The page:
Thicket Bean-The Perennial Wild Bean
Related to the lima bean, thicket bean seeds are hard to find. This is partly to blame for the exploding nature of the seed pods during harvest as well as lack of interest in the gardening community. I grew a population of thicket beans in southwestern Michigan over the course of a decade. Each year I learned a little bit more about this unique bean including its growing habits, harvesting and taste testing. In 2017 I harvested 2 ounces of dry seeds from my plantings. In 2018 I harvested 1 lb. 10 ounces. In 2020 I hit a record of 4 lbs.. It turns out that once established the thicket bean produces copious amounts of beans. I also discovered that thicket bean will fruit in one year from seed. So it is quite a precocious bean.
This strain I feel is an earlier form and has fully ripened in southwestern Michigan making it one of the most northern forms under cultivation. Certainly others could grow but wild beans need a longer season to fully ripen. For me that means the pods turn brown starting at the end of September here and go for up to a month prior to harvest. It is a late bean but we also have it located in an area that doesn't allow all day sun. This would likely help.
On its hybridization: it is possible but why would you do that.? My thought is if you create another crop, then what are the benefits of the new hybrid over the older 'unimproved crop'? With thicket beans the small size is preferable in cooking and if the yields are high then what is to improve? Harvesting would be one if it was grown like other row crops. I like the idea of a lima bean cross with it and it is possible very easily. If you do too, then plant your limas very sparsely in the thicket bean trellis. For me, I planted in mid to late June and sometimes into July. Then the pollination will overlap. With bees, hover flies, honeybees and carpenter bees and butterflies you might find some hybrids in the next generation. After many hours watching pollination, I do remember thinking nothing seems to be going to the lima beans during the day and I certainly did not see anyone going from thicket bean to lima bean or vice versa. Hmm something is going on in the bean patch!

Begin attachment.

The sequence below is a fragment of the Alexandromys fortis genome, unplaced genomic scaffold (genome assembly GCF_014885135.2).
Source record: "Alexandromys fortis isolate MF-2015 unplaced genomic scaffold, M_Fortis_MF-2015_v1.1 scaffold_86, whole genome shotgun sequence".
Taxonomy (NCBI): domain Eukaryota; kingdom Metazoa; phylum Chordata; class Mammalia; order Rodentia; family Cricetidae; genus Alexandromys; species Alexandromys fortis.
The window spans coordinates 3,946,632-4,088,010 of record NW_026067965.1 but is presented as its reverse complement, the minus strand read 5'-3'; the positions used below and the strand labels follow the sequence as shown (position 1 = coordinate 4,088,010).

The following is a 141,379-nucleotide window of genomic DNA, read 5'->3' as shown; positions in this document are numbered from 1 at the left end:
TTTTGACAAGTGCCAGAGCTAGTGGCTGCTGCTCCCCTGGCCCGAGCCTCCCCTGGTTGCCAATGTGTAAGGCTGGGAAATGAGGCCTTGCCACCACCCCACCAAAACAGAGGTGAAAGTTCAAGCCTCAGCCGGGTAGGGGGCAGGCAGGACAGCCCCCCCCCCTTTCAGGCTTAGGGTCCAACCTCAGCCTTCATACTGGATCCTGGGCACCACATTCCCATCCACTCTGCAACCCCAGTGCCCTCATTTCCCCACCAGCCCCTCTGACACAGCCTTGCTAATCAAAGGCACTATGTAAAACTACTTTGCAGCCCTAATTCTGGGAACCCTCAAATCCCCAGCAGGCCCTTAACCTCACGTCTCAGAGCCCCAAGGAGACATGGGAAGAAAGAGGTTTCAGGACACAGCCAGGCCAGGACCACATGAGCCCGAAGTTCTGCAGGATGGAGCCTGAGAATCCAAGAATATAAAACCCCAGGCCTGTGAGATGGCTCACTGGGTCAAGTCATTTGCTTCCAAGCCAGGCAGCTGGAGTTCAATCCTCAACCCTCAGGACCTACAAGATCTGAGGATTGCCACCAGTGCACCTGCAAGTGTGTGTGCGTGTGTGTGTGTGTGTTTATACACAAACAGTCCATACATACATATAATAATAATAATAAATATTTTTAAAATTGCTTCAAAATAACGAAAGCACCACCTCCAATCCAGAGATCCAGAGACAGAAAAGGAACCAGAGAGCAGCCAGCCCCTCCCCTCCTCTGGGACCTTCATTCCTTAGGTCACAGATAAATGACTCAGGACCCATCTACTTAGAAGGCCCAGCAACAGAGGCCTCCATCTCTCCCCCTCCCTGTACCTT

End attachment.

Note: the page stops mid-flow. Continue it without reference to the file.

Here is how to germinate the seeds: Wild beans have a hard seed coat. If you plant them as they are, roughly 1/2 to 2/3 will germinate the first year. To increase the germination rate, soften the seed coat by using a fine grit sandpaper and gently rub it on the seed. This will scar the seed and remove some of the shine. This will then make them imbibe water easily and then sprout. You can then plant directly outside under 1/2 inch of soil. The seeds throw a taproot first and then the top will come up slowly over the course of a month. Or you can soak your seed or put in a damp paper towel until sprouting begins and then plant. Roots can go to 18 inches deep in one year and form a carrot type root. Pretty much grow like any other bean
Diseases of thicket bean include leaf rust which will defoliate and weaken the plant. Keep in check with biological insecticide Serenade which prevents its spread. This has worked well for me.
9000 Seeds Per Pound
|Genus & Species||Phaseolus polystachios|
|Seed Source||Michigan-Originally from the east coast this seed source was given to us by Eric Toensmeier. It is quite different than the Prairie Moon Nursery seed source which is black. Ours is a mix of black and brown which is mottled. Likely there are others within the U.S, as well as it was probably cultivated at one point prior to annual beans.|
|Height (ft)||15-30 ft.|
|Width (ft)||4-6 ft.|
|Pollination Requirements||Carpenter bees, hummingbirds, other solitary bees, cabbage butterfly, honeybees|
|Soil||Found as a river plain species but appears to grow in rock and sand with ease.|
|Climate||Zone 5-10. Adaptable and maybe even desert proof once established. Not good in high moisture locations in the summer as this can create rust which defoliates the plant early.|
|Ease of Cultivation||Easy to grow and fruit. Avoid shade and other wet conditions as it is susceptible to foliage diseases which cause premature leaf drop. Not a root to overwintered in containers. For me it was a 100 percent failure to grow in pots in hoophouses. By year three, yields will greatly increase. Nitrogen fixing nodules are produced at this time as well. From seed, some plants will flower and fruit the first year.|